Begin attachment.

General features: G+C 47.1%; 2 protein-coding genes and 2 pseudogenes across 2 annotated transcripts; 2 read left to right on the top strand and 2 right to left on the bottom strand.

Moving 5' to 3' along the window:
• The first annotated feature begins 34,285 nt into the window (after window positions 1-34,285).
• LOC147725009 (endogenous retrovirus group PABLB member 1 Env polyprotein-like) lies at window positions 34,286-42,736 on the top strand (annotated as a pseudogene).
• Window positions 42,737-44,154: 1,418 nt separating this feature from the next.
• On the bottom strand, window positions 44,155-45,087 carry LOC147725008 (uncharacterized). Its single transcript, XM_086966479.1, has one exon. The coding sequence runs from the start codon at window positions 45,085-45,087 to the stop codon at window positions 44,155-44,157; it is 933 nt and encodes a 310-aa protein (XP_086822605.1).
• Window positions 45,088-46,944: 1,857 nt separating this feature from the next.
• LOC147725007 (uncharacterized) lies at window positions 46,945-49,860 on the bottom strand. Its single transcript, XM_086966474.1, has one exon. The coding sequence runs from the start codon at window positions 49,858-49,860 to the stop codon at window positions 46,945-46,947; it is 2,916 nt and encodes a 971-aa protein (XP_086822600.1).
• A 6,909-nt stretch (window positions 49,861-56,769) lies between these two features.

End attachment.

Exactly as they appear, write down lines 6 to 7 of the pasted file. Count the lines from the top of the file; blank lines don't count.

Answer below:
• On the bottom strand, window positions 44,155-45,087 carry LOC147725008 (uncharacterized). Its single transcript, XM_086966479.1, has one exon. The coding sequence runs from the start codon at window positions 45,085-45,087 to the stop codon at window positions 44,155-44,157; it is 933 nt and encodes a 310-aa protein (XP_086822605.1).
• Window positions 45,088-46,944: 1,857 nt separating this feature from the next.